5. Get an out of date wallpaper sample book from a store (sometimes offered for free), and cut pretty strips of wallpaper to glue down one side of your card front. Use the space beside for your Christmas greeting in careful calligraphy. Or perhaps, have the card stock printed with the message before you add the trim.
6. The same idea works with suitable ribbons or laces instead of the wallpaper.
7. If you won't be mailing the cards, you might even glue on three-dimensional things like seashells in the shape of a wreath. These are best when you will be handing the card over in person.
I wish now that I had saved and better organized a sample of the Christmas cards I have made every year for the past 27 years. (If I had time to scrounge through a lot of boxes in my basement I should be able to come up with a few more).
There is so much scope for creativity, that even though I work mostly with things I find for free and don't spend money on card-making supplies, I have often come up with more ideas in my planning stage than I could use. Usually I picked the one that would go with the mood of my greeting and my new Christmas story or photo story, and that would be easiest to mass produce. (When you are making up to 100 or more cards, you really need to streamline your repetitive steps).
When I first moved back to my parents' house in 1983 to care for them in their old age, I had no salary, and had to learn to trust God for any resources, and snap up free stuff like card-stock and wall paper samples, and bits of lace or fabric. At first I thought it would be an exercise in resourcefulness and creativity for a year or two. But the years ticked away, and my role as live-in caregiver with very little income lasted 23 1/2 years.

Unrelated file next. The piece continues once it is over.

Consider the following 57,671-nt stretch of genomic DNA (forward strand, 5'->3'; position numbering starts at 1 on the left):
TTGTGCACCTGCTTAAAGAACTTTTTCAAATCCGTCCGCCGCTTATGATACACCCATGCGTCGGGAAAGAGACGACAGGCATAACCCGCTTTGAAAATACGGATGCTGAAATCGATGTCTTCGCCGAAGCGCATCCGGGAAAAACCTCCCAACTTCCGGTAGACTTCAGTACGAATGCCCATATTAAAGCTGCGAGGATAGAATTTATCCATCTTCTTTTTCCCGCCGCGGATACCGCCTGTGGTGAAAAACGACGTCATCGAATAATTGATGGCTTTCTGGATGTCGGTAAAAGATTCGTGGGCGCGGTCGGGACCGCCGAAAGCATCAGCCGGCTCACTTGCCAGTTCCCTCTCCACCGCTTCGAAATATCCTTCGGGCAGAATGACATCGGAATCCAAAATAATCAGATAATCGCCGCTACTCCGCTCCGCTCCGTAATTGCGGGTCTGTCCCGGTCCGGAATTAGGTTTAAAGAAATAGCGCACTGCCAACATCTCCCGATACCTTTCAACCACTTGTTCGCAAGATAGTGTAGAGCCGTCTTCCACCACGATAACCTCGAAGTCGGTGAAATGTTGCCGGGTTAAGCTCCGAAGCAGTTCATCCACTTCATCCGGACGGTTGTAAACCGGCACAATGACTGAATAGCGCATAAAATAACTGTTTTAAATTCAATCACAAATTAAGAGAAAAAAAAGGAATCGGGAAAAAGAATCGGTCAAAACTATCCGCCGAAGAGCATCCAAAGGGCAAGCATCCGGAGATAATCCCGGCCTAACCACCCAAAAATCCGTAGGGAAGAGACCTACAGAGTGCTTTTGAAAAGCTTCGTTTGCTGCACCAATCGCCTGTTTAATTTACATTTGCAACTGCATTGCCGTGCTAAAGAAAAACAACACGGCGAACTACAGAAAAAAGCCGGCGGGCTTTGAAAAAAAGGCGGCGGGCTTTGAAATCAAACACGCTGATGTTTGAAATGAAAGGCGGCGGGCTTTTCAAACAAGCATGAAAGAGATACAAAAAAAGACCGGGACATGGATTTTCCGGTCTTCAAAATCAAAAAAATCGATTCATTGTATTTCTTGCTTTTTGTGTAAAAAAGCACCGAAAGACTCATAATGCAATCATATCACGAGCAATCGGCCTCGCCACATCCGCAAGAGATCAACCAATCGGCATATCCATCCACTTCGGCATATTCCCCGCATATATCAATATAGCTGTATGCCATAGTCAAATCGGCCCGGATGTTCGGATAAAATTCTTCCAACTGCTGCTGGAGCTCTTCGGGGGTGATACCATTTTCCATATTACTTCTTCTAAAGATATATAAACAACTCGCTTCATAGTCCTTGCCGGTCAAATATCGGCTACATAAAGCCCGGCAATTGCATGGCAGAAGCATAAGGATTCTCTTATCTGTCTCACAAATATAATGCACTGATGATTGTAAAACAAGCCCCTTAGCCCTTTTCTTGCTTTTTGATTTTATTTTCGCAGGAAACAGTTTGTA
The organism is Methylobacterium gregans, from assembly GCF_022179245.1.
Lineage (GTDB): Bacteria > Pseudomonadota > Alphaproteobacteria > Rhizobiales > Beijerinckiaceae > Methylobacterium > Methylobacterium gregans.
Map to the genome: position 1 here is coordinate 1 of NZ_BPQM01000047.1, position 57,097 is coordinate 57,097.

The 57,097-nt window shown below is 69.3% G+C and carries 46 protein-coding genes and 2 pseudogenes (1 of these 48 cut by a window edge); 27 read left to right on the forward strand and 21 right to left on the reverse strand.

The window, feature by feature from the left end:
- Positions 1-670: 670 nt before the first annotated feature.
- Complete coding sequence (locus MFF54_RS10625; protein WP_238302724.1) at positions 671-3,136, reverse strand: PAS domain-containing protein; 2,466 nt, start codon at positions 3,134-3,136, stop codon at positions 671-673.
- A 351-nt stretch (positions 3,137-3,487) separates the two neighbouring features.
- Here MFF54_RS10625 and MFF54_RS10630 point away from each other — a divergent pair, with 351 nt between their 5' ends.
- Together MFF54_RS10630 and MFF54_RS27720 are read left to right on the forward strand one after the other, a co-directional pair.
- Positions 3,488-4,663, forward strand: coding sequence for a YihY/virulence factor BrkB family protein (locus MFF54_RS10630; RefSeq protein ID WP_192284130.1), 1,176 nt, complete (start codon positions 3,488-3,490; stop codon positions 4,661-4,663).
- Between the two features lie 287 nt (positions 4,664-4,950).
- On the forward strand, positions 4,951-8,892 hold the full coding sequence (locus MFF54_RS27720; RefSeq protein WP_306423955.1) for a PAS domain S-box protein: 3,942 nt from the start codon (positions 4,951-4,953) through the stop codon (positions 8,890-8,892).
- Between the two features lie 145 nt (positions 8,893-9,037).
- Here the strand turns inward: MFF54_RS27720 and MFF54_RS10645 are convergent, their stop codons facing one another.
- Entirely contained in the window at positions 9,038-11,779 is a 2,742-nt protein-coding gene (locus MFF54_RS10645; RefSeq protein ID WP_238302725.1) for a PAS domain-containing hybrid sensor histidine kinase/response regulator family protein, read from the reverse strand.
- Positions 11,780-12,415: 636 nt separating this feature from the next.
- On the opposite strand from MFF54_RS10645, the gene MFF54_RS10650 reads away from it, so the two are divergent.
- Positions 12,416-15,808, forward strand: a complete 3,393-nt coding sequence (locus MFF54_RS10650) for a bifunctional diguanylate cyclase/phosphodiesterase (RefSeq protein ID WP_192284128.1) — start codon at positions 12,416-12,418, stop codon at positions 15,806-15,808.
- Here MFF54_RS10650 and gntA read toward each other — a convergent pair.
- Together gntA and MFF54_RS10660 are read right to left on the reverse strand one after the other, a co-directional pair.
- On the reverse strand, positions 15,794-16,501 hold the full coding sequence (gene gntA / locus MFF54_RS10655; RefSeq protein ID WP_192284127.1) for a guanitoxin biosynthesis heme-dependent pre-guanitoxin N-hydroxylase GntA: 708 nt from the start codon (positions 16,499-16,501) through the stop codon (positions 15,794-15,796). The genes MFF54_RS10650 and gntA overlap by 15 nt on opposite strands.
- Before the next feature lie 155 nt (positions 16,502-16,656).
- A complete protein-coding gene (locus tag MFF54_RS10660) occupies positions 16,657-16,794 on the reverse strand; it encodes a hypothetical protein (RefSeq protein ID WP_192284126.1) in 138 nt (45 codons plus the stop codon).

I'm not proud of every card I made, but "my necessity was the mother of invention," proverb that I often quoted to friends, and having to make do forced me to think more resourcefully and creatively. Which, in turn, developed my skills in designing creative Christmas cards.
I used to stand in a store, looking over the cards on the rack for inspiration. That's not necessary any more. If you find yourself dry for inspiration, go online and checkout some design ideas at sites like the following for various degrees of help;www.zazzle.ca/ has lots of ideas to borrow from or order cards. www.AllCrafts.net/ Look at all the craft ideas here! www.VistaPrint.ca/ wants to print them for you at a good price.
If nothing else, I hope I've intrigued and tempted you enough so that you'll try your hand at making your own creative Christmas cards. If there is not enough time for this year, plan ahead, and work up some ideas for next Christmas.
See also - Custom-Business Christmas Cards